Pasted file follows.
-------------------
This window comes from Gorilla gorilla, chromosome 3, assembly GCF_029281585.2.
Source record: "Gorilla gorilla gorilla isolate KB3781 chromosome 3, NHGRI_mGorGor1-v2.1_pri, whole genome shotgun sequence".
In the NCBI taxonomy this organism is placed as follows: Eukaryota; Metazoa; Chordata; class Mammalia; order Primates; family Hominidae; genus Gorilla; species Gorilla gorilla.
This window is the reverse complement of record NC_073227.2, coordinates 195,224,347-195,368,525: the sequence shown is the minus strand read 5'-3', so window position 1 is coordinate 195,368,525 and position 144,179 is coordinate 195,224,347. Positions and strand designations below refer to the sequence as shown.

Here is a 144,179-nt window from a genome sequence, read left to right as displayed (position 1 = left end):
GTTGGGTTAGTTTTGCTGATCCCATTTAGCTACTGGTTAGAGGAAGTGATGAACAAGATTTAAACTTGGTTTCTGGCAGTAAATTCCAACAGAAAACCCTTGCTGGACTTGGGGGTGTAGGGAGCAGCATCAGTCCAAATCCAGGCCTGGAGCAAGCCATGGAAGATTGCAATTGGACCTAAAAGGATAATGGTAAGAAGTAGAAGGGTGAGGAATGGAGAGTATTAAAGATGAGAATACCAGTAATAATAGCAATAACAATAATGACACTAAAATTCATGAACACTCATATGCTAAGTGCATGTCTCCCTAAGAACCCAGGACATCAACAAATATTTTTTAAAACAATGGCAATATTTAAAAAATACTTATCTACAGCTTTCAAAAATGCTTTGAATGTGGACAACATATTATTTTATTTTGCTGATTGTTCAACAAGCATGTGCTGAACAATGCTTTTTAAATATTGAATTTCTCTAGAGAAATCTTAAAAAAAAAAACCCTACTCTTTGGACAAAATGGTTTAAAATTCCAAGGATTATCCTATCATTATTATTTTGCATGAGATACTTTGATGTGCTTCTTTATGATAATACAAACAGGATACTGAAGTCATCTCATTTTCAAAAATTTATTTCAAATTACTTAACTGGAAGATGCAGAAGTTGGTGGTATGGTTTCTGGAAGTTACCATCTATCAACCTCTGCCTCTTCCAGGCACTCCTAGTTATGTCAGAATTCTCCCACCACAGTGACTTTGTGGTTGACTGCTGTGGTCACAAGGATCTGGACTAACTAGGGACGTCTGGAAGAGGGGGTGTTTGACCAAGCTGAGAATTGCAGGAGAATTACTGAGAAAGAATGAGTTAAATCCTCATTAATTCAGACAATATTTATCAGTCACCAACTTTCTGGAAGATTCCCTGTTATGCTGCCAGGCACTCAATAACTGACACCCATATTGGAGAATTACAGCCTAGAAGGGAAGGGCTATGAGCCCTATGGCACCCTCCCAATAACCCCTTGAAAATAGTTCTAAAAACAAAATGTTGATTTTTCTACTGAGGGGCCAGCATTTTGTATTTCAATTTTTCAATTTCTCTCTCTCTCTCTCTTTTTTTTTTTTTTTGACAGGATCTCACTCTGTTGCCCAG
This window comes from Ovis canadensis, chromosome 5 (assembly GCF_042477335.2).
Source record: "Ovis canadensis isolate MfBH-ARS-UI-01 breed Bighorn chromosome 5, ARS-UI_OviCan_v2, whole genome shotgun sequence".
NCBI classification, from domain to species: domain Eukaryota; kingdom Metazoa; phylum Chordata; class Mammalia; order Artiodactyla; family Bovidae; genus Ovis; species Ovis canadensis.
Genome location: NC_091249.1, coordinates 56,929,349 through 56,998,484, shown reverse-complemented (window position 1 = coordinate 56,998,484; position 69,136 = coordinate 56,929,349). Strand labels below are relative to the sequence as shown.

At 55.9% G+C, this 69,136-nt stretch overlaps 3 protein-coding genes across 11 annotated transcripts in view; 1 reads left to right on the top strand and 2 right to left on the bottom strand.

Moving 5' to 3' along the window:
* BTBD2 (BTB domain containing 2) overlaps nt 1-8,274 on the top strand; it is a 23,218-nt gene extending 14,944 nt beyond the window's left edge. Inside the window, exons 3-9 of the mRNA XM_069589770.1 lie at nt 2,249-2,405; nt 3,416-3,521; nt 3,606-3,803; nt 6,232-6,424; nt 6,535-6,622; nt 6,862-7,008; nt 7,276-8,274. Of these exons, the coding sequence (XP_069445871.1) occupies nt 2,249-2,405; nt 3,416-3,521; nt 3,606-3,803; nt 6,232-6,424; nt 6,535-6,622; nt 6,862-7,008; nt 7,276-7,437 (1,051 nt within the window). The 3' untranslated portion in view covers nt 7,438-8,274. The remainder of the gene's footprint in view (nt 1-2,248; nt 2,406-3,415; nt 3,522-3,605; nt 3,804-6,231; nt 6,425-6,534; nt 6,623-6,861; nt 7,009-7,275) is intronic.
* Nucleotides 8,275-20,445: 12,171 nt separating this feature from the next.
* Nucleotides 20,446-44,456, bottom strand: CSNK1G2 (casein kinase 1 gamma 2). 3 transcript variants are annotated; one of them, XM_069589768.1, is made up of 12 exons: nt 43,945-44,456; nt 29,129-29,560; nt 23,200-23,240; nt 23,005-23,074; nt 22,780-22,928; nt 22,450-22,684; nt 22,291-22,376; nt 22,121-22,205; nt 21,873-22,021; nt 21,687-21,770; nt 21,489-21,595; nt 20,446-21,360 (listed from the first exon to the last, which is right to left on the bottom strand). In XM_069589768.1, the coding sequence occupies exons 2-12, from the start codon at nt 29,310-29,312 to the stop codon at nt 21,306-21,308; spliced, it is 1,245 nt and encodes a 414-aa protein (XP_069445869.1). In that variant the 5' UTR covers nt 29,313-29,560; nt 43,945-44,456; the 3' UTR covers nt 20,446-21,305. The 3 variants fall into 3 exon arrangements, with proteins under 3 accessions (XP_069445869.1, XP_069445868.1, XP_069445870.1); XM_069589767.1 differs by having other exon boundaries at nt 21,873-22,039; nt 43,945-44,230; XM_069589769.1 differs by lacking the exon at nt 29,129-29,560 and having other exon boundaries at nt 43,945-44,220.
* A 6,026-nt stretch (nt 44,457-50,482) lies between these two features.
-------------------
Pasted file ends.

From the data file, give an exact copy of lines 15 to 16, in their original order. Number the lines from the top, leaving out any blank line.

* Nucleotides 20,446-44,456, bottom strand: CSNK1G2 (casein kinase 1 gamma 2). 3 transcript variants are annotated; one of them, XM_069589768.1, is made up of 12 exons: nt 43,945-44,456; nt 29,129-29,560; nt 23,200-23,240; nt 23,005-23,074; nt 22,780-22,928; nt 22,450-22,684; nt 22,291-22,376; nt 22,121-22,205; nt 21,873-22,021; nt 21,687-21,770; nt 21,489-21,595; nt 20,446-21,360 (listed from the first exon to the last, which is right to left on the bottom strand). In XM_069589768.1, the coding sequence occupies exons 2-12, from the start codon at nt 29,310-29,312 to the stop codon at nt 21,306-21,308; spliced, it is 1,245 nt and encodes a 414-aa protein (XP_069445869.1). In that variant the 5' UTR covers nt 29,313-29,560; nt 43,945-44,456; the 3' UTR covers nt 20,446-21,305. The 3 variants fall into 3 exon arrangements, with proteins under 3 accessions (XP_069445869.1, XP_069445868.1, XP_069445870.1); XM_069589767.1 differs by having other exon boundaries at nt 21,873-22,039; nt 43,945-44,230; XM_069589769.1 differs by lacking the exon at nt 29,129-29,560 and having other exon boundaries at nt 43,945-44,220.
* A 6,026-nt stretch (nt 44,457-50,482) lies between these two features.